This is tough stuff and you don’t need to do it on your own. Sometimes the best way to work through shame is to work with someone who can be your compassionate witness and observer to help you work through these feelings. Simply acknowledging and talking about shame often lessens those feelings considerably. Get one–on-one-help with working through single shame to own your story and open up for more love and connection. You can find a therapist in your area and ask him or her if she is sensitive to these types of issues or check out my coaching page and request a consult to explore coaching with me.

Bringing self-marriage to Argentina!

photo by Julia Ribeiro / shot while filming a “nota” for the Argentine news program TeleNoche about self-marriage in the Japanese Gardens (where I married myself in 2014!)

What happens when a national news program in Argentina wants to know about the American woman who married herself in Buenos Aires? That happened this week. The interview was all in Spanish. Oh my god, it was amazing! We shot this very entertaining video in the Japanese Garden in Buenos Aires–exactly where I married myself five years ago!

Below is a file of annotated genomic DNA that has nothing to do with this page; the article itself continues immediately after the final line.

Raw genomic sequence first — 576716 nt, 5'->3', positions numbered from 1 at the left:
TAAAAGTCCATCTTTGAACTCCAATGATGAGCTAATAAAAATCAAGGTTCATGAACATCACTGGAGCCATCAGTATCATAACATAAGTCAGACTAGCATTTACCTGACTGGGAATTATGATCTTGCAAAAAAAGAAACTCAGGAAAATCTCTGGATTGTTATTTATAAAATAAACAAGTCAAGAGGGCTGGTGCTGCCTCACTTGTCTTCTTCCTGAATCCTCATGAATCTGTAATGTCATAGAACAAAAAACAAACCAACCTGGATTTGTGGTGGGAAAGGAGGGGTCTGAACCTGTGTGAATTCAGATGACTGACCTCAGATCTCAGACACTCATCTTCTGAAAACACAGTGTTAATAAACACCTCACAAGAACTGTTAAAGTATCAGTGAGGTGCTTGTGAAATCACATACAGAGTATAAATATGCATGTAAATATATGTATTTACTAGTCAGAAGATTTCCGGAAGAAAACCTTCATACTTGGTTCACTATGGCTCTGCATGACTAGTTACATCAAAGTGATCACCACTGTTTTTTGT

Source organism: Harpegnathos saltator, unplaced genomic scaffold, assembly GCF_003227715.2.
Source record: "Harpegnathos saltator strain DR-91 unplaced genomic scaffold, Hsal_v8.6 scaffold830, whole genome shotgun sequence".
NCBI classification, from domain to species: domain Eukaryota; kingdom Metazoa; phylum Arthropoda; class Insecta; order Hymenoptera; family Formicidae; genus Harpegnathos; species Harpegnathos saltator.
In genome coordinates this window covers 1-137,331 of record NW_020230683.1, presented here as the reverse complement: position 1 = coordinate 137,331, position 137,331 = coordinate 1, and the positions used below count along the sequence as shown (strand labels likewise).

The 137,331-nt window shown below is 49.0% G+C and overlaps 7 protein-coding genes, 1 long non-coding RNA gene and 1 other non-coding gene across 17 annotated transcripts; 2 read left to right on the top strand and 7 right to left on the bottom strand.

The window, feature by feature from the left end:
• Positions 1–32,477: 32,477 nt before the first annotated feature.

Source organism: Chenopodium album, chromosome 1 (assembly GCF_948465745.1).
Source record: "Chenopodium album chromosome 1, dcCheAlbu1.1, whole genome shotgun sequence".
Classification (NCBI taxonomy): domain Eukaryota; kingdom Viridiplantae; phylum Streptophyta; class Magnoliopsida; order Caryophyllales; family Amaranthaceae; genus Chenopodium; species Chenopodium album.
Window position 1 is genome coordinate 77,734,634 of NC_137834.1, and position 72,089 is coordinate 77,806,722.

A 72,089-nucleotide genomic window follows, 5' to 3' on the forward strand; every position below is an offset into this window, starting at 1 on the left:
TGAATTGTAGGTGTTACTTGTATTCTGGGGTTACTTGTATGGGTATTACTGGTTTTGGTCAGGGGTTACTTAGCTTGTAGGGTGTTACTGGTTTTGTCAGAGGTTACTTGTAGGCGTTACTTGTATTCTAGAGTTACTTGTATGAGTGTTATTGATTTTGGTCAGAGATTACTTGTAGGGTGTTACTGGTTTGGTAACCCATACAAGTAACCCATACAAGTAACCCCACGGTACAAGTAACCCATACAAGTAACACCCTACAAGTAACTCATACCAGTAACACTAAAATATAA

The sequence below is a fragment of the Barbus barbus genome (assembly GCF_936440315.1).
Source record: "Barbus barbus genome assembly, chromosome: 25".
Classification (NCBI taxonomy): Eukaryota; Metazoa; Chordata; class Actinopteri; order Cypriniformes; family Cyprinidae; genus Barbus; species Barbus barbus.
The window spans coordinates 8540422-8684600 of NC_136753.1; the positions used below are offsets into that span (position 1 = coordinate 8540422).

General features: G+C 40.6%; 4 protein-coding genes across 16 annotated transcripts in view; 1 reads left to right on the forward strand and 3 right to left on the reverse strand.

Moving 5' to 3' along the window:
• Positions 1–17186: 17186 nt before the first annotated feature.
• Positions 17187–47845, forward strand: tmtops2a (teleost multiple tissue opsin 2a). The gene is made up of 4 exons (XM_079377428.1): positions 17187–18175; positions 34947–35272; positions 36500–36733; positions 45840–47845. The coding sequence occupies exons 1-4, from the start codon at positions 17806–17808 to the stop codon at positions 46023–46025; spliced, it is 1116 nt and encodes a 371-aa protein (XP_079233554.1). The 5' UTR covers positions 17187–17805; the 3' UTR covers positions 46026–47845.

This interview was a chance to spread the concept of self-marriage as a ritual of self-love and -acceptance in South America in Spanish on the biggest nightly news show in Argentina TeleNoche. Since then I have gotten lots of media requests from radio stations and newspapers in Argentina. 

Just as a reminder, self-marriage does not at all imply or require being single. I’ve helped married and single women marry themselves in my coaching practice.

I see comments on social media arguing, “But constructing a beautiful relationship is so important.” I agree!  Perhaps some who marry themselves don’t want a relationship but that’s not my approach in my own life or with my clients. In my view, self-marriage is not a rejection of intimate relationship but a foundation for it. Self-marriage is the foundation for everything.